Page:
Finlay McLeod was gassed on the Western Front in 1917 and was invalided home to New Zealand.  He was still living in 1967 when he claimed his bronze commemorative Gallipoli Medallion and Gallipoli Veteran’s lapel badge from the New Zealand Government.

The New Zealanders Army Service files make no mention of their unofficial ‘Active Service’ in Dublin during the Easter Rising.   However, there is a letter on Waring’s file from his nephew on the 50th anniversary of the Rising in 1966 seeking confirmation from the Ministry of Defence that his uncle was in Ireland in 1916.  I  would be keen to hear from any of your readers who may have more information on these 5 New Zealanders.

Hugh Keane
New Zealand

By | 2013-04-12T02:51:00+00:00 December 5th, 2012|British Forces, RIC, Auxilaries, Black & Tans|10 Comments


  1. mick February 6, 2013 at 2:52 pm

    Hi to Hugh and Raymond.
    You may be interested in an account by a man named Michael Taaffe, a TCD student who went into the college soon after the firing started. He wasn’t in the OTC, but describes seeing Gerald Keogh’s body an hour after the shooting. His memoirs were published as “Those Days are Gone Away”, in 1959, and a soon-to-be-published anthology from Mercier Press will include the full chapter of Taaffe’s experiences during the Rising – cheers, Mick O’Farrell.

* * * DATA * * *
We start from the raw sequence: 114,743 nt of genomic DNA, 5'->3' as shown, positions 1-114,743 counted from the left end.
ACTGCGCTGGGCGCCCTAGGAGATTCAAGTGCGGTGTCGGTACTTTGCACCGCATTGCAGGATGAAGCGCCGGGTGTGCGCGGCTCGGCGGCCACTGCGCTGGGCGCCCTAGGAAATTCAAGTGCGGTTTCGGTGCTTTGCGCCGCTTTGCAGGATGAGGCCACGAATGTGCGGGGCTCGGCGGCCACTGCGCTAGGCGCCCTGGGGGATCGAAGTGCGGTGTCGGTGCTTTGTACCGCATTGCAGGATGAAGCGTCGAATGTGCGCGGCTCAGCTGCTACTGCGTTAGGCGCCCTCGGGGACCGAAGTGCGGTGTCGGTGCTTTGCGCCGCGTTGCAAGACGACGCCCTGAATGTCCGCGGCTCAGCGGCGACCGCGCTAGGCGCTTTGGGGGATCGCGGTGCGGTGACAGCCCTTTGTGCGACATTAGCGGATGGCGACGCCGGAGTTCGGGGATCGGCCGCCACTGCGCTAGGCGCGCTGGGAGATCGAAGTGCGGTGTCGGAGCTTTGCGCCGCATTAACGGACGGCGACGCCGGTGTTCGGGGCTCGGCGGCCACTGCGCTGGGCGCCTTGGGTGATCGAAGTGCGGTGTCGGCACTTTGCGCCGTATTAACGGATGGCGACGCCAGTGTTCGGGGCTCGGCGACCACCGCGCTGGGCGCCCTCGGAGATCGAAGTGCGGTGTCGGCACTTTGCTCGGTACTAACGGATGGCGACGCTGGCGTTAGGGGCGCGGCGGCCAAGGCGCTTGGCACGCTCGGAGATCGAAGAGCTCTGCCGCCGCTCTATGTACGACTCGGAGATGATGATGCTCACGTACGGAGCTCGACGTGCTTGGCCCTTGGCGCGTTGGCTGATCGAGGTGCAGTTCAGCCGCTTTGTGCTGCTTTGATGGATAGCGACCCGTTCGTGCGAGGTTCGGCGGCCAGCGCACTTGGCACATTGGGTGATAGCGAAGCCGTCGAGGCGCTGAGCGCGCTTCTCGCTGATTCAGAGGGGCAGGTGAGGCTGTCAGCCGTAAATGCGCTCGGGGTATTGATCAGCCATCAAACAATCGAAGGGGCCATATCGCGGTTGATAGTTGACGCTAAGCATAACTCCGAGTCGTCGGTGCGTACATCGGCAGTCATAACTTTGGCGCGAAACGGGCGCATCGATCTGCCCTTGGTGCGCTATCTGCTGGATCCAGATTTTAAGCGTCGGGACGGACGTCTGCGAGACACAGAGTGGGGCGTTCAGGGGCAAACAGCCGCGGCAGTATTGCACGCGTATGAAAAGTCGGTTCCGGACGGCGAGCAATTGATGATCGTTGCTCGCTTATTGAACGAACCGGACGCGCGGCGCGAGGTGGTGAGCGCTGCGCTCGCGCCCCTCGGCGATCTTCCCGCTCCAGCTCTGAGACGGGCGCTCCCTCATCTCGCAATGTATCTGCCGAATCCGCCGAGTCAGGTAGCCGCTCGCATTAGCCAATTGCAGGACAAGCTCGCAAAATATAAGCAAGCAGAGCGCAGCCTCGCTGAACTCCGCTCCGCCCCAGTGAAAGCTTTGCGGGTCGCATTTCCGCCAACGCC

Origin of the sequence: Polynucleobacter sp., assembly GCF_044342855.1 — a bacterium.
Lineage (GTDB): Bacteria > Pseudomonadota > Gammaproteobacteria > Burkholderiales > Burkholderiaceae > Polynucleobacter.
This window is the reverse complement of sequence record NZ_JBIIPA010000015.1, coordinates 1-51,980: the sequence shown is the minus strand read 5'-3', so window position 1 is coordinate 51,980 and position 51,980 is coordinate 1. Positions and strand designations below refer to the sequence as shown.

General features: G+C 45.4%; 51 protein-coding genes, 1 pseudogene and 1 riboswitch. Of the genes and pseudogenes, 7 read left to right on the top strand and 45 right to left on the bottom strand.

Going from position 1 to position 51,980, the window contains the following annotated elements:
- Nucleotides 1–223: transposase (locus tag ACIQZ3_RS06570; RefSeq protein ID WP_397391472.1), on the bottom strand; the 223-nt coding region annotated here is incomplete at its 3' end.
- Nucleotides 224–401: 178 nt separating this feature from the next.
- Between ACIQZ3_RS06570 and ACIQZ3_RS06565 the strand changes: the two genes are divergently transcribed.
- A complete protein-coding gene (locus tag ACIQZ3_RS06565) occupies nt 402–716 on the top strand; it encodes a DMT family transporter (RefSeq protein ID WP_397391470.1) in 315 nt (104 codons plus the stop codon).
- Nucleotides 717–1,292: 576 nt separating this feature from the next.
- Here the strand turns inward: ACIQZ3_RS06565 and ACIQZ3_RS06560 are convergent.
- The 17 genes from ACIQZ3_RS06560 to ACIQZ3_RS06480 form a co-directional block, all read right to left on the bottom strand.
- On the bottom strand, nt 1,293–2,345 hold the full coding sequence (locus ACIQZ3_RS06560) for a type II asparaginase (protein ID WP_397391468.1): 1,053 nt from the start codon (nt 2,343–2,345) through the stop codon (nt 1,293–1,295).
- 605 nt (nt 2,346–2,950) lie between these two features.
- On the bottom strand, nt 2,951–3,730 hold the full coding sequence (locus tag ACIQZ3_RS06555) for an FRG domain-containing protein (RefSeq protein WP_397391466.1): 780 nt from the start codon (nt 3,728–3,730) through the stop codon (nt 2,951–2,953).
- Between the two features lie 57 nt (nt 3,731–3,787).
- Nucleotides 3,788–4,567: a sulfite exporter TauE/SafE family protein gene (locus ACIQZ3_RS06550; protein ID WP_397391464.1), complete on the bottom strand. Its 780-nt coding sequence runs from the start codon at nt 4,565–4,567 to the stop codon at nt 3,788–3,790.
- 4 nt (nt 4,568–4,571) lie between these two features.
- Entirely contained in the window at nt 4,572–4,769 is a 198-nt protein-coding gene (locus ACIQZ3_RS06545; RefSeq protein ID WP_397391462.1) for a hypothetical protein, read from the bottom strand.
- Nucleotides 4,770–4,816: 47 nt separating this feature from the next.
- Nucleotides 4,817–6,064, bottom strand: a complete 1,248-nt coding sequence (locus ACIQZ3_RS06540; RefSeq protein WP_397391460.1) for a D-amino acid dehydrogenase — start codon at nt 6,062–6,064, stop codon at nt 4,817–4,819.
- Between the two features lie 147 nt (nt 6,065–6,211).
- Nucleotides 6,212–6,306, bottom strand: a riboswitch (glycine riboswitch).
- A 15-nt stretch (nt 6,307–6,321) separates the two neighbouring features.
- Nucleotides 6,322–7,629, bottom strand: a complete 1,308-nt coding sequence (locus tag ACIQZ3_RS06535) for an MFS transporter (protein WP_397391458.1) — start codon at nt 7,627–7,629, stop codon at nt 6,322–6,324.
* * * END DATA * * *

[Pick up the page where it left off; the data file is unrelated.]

‘What can I do to help?’ I muttered uncertainly, feeling that the words severed my last link with the haven of civilian life.
    ‘Well, you’d better come up to the Regent House and see Lawford,’ said Boyd-O’Kelly. ‘No! Wait a minute – have a look at our corpse first!’
    He threw open a door beside the porters’ lodge.